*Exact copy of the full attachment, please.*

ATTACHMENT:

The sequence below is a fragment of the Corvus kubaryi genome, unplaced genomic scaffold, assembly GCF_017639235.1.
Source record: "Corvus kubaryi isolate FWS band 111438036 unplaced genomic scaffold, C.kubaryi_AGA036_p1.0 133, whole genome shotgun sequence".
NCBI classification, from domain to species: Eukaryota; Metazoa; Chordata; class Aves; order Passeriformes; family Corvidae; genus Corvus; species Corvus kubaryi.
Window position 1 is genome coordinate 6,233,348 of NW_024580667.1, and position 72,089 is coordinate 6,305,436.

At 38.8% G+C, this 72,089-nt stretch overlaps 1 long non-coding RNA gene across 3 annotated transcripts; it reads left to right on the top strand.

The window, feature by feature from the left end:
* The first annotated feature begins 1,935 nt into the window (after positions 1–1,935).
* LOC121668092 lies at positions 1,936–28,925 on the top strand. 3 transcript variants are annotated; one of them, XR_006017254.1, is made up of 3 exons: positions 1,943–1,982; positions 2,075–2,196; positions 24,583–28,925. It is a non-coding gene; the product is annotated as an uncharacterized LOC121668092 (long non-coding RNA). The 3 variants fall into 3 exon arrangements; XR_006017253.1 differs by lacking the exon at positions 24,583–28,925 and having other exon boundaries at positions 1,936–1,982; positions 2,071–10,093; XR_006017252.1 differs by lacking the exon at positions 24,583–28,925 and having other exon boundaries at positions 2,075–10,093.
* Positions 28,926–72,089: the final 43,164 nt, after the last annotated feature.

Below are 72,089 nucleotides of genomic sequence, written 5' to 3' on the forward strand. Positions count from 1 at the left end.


The sequence below is a fragment of the Corvus kubaryi genome, unplaced genomic scaffold, assembly GCF_017639235.1.
Source record: "Corvus kubaryi isolate FWS band 111438036 unplaced genomic scaffold, C.kubaryi_AGA036_p1.0 133, whole genome shotgun sequence".
NCBI classification, from domain to species: Eukaryota; Metazoa; Chordata; class Aves; order Passeriformes; family Corvidae; genus Corvus; species Corvus kubaryi.
Window position 1 is genome coordinate 6,233,348 of NW_024580667.1, and position 72,089 is coordinate 6,305,436.

At 38.8% G+C, this 72,089-nt stretch overlaps 1 long non-coding RNA gene across 3 annotated transcripts; it reads left to right on the top strand.

The window, feature by feature from the left end:
* The first annotated feature begins 1,935 nt into the window (after positions 1–1,935).
* LOC121668092 lies at positions 1,936–28,925 on the top strand. 3 transcript variants are annotated; one of them, XR_006017254.1, is made up of 3 exons: positions 1,943–1,982; positions 2,075–2,196; positions 24,583–28,925. It is a non-coding gene; the product is annotated as an uncharacterized LOC121668092 (long non-coding RNA). The 3 variants fall into 3 exon arrangements; XR_006017253.1 differs by lacking the exon at positions 24,583–28,925 and having other exon boundaries at positions 1,936–1,982; positions 2,071–10,093; XR_006017252.1 differs by lacking the exon at positions 24,583–28,925 and having other exon boundaries at positions 2,075–10,093.
* Positions 28,926–72,089: the final 43,164 nt, after the last annotated feature.

Below are 72,089 nucleotides of genomic sequence, written 5' to 3' on the forward strand. Positions count from 1 at the left end.